"If the right opportunities appear, the board has been willing to consider them positively," said Clare Murphy, chief executive officer. The fund has invested about $46 million in international private equity, but has no set allocation.
San Francisco's commitments include an Asian fund, two country-specific European funds and Hancock's second international private equity fund.
Not all jumbo funds are signing on. Richard Coffey, director of private equity for the $33 billion Pennsylvania Public School Employes' Retirement System, Harrisburg, said the fund's board of trustees "wanted to see (the international) market mature more. (They felt) there was still sufficient opportunity in the domestic market." For funds that are interested in international private equity, the investment options have certainly exploded.
James D. Seymour, a vice president of The Common Fund, Westport, Conn., says his organization now has a data base of 225 different programs from about 175 managers outside the United States.
Look carefully at new players
He cautioned, however, that a lot of the firms are new. That means "investors need to look carefully at them," he said. Mr. Seymour predicts "less than half will successfully provide the returns they (projected) when selling the product."
Among the deals being done, Endowment Advisors Inc., a companion organization to The Common Fund, recently made a commitment of undisclosed size to CVC European Equity Partners, managed by CVC Capital Partners.
The commitment was made for Endowment Advisors' new International Private Equity Partners, a fund of funds of which CVC is the first manager.
The $250 million Hancock International Private Equity Partners l fund invested largely in 24 partnerships around the world, according to D. Brooks Zug, managing general partner of Hancock Venture Partners Inc., Boston. The firm's second international fund-of-funds closed April 30 with about $950 million.
According to The Private Equity Analyst, the second Hancock fund already chose managers for about a quarter of the money raised. They include; Advanced European Technologies, Munich, an early stage technology-oriented venture capital firm; Doughty Hanson; Phildrew Ventures, London; Schroder Ventures, London; Ciclad SA, Paris; ASC Equity Pte., Ltd., Singapore; H&Q Asia-Pacific Ltd., Taipei; Latin America Enterprise Fund L.P., Miami; and First Corp. Capital Investors Ltd. and CZ Ltd., both of Johannesburg, South Africa.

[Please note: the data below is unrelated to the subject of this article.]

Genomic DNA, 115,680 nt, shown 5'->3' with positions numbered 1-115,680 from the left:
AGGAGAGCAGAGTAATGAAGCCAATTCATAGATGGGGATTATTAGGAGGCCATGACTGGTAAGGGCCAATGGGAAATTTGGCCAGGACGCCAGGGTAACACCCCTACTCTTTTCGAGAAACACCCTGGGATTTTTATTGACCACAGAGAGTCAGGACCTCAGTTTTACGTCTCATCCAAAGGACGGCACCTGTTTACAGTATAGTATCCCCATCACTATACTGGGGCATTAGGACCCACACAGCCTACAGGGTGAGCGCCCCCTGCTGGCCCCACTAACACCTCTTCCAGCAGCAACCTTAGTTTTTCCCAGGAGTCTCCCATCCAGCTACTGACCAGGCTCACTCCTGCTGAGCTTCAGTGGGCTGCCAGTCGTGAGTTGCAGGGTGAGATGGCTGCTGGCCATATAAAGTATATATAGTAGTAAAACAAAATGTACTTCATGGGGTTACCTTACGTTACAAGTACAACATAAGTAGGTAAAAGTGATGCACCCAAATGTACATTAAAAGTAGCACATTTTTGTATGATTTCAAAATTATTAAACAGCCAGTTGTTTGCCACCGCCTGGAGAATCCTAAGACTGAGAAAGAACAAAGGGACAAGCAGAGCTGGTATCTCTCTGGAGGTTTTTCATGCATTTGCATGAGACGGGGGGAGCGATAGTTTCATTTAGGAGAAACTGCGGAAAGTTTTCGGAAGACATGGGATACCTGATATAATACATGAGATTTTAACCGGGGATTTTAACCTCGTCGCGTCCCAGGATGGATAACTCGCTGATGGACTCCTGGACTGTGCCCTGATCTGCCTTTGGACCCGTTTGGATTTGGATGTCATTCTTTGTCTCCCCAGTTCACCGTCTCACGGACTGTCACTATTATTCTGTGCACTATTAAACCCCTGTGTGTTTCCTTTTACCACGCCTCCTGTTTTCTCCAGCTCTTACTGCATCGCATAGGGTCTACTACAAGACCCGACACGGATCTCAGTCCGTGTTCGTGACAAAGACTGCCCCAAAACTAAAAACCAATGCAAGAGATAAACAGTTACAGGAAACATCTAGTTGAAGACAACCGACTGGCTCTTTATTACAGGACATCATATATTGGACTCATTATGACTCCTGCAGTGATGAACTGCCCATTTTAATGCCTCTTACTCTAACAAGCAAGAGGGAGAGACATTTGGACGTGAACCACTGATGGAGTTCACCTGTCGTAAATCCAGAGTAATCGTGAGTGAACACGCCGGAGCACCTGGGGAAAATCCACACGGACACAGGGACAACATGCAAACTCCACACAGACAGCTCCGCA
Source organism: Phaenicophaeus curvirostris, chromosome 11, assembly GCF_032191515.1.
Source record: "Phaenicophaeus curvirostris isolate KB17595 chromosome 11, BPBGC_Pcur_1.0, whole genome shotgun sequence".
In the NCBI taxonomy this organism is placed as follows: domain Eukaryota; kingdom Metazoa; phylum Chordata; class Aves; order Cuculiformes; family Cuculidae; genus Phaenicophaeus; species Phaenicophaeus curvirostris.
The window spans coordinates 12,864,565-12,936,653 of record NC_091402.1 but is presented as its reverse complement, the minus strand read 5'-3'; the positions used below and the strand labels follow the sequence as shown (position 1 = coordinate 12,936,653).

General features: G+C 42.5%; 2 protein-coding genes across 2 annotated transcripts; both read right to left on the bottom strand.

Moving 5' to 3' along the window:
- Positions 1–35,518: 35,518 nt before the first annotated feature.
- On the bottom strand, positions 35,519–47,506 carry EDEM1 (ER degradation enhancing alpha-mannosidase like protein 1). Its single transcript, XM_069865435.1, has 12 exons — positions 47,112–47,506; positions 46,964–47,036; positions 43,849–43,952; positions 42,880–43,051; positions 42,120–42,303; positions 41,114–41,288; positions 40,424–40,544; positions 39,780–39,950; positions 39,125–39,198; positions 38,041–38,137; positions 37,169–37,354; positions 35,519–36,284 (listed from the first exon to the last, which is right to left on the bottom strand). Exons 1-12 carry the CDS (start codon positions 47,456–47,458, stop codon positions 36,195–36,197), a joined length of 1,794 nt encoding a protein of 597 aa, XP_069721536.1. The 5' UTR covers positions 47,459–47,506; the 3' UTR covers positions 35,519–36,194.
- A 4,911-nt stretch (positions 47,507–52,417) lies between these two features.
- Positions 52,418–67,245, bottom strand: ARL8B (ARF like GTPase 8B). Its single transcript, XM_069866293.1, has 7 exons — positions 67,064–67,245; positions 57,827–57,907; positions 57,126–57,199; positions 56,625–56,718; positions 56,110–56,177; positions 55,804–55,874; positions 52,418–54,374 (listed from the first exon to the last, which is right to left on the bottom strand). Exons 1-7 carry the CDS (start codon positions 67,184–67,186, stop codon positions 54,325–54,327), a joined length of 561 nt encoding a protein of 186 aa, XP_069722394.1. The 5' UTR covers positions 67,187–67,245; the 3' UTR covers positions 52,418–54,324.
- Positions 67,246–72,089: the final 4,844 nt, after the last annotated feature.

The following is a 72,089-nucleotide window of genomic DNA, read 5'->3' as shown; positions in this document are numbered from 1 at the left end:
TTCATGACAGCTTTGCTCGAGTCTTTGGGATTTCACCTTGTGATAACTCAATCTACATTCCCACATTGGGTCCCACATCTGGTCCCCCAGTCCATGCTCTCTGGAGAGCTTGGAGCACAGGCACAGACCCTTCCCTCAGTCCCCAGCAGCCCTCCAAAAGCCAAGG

Hancock diversifies by manager
Hancock's approach is to "build a diversified portfolio of what we considered to be the private equity managers with the strongest track records," said Mr. Zug.
"We look toward the underlying strengths of managers first and foremost," then at the "strengths of particular countries." That includes he health of the local stock markets, expected to be important exit vehicles for the private investments.
Although emerging markets are attracting some investors, Hancock still focuses heavily on the developed markets. So does Pantheon Ventures Ltd., London, another international private equity fund-of-funds manager.
"It's hard to find private equity teams with track records in emerging markets because the institutional private equity business in that area is very new," said Hancock's Mr. Zug. "We saw a surge of interest in China in 1993 and in India after that. But we chose not to invest in those vehicles because there is more than the normal level of risk in them. While we will invest there at some point, we want to wait long enough to see where the money can be made."
Added Rhoddy Swire, Pantheon's group managing director: "Pioneers end up with arrows in their backs. I would argue that pension funds in private equity would do well to diversify - to cover all regions where there is a mature private equity market. We need to understand those emerging markets."